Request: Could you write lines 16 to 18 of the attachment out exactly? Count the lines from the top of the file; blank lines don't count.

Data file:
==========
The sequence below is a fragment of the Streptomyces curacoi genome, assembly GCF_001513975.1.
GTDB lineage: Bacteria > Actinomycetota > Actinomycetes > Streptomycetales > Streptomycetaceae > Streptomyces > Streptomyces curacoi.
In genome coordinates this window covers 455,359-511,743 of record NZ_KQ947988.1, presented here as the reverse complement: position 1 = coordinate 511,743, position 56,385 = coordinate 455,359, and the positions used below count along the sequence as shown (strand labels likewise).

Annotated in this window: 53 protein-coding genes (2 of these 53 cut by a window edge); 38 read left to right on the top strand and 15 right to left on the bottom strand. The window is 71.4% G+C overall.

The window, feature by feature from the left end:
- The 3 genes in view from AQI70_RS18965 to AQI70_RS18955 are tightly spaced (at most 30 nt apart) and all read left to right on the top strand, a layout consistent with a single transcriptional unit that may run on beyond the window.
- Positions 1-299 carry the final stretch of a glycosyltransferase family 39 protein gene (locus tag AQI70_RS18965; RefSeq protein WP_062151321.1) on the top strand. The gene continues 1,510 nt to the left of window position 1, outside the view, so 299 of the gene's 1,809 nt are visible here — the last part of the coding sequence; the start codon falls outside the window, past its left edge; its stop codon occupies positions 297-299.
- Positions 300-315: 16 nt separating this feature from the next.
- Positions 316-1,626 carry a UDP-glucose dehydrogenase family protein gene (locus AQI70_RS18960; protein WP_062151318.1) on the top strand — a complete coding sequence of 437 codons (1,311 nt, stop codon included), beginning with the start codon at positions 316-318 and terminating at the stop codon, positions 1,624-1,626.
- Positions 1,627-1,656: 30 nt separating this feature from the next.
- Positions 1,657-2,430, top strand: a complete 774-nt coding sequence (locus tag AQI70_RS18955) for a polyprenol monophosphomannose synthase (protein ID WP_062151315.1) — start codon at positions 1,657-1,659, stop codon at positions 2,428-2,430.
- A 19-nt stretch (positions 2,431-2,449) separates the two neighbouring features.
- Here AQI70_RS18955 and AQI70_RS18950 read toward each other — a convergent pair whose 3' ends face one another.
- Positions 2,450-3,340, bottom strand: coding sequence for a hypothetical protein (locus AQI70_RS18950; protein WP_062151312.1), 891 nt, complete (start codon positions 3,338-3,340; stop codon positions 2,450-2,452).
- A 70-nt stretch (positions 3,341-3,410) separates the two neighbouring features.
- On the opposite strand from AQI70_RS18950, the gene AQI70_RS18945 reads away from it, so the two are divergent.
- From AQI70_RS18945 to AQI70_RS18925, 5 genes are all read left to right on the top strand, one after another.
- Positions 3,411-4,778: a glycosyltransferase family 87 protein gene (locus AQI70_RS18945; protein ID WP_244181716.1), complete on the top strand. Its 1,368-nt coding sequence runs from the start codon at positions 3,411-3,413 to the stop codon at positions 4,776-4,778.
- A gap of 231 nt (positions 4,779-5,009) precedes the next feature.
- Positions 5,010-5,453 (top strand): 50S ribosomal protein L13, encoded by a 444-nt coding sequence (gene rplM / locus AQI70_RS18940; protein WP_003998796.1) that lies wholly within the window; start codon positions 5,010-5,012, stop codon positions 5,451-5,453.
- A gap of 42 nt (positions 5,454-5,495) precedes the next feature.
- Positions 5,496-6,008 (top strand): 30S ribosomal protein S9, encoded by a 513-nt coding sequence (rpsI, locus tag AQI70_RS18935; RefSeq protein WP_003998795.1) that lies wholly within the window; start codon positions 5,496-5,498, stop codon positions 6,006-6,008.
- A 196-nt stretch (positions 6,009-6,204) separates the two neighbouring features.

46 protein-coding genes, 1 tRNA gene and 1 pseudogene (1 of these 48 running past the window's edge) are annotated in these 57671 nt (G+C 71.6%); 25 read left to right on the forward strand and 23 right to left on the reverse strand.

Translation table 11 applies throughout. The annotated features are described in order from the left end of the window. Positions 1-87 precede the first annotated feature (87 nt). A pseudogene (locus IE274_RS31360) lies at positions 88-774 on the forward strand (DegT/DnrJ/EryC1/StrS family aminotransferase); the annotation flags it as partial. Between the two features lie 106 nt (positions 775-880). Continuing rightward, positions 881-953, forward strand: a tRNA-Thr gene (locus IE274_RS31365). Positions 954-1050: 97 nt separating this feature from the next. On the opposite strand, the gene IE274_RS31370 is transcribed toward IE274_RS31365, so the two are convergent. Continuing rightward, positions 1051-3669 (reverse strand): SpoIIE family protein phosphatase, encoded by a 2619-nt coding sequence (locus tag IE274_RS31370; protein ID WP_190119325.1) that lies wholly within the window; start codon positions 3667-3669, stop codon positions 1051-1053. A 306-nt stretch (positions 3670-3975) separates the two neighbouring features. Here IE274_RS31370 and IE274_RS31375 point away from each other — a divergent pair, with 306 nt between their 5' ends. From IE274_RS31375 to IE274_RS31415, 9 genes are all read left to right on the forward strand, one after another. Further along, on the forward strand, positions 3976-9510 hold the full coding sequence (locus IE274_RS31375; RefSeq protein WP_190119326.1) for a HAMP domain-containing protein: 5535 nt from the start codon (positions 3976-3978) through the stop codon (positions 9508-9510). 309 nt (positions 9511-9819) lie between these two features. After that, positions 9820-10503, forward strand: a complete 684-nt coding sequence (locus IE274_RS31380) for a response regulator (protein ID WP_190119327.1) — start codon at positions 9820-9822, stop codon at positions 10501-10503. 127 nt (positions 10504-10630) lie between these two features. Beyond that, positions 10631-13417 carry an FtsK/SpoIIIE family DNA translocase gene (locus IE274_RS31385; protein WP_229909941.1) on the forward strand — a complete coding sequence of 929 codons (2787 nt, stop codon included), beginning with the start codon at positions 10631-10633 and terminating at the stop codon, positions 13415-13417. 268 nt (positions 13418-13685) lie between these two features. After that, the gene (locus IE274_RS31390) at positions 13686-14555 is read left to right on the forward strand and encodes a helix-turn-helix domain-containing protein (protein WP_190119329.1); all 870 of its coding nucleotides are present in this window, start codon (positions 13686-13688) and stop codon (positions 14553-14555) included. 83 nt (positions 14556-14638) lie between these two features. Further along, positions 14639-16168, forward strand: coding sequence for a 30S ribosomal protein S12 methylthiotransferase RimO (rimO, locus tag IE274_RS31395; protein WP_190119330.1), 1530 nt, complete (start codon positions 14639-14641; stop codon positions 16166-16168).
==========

- On the opposite strand from AQI70_RS18950, the gene AQI70_RS18945 reads away from it, so the two are divergent.
- From AQI70_RS18945 to AQI70_RS18925, 5 genes are all read left to right on the top strand, one after another.
- Positions 3,411-4,778: a glycosyltransferase family 87 protein gene (locus AQI70_RS18945; protein ID WP_244181716.1), complete on the top strand. Its 1,368-nt coding sequence runs from the start codon at positions 3,411-3,413 to the stop codon at positions 4,776-4,778.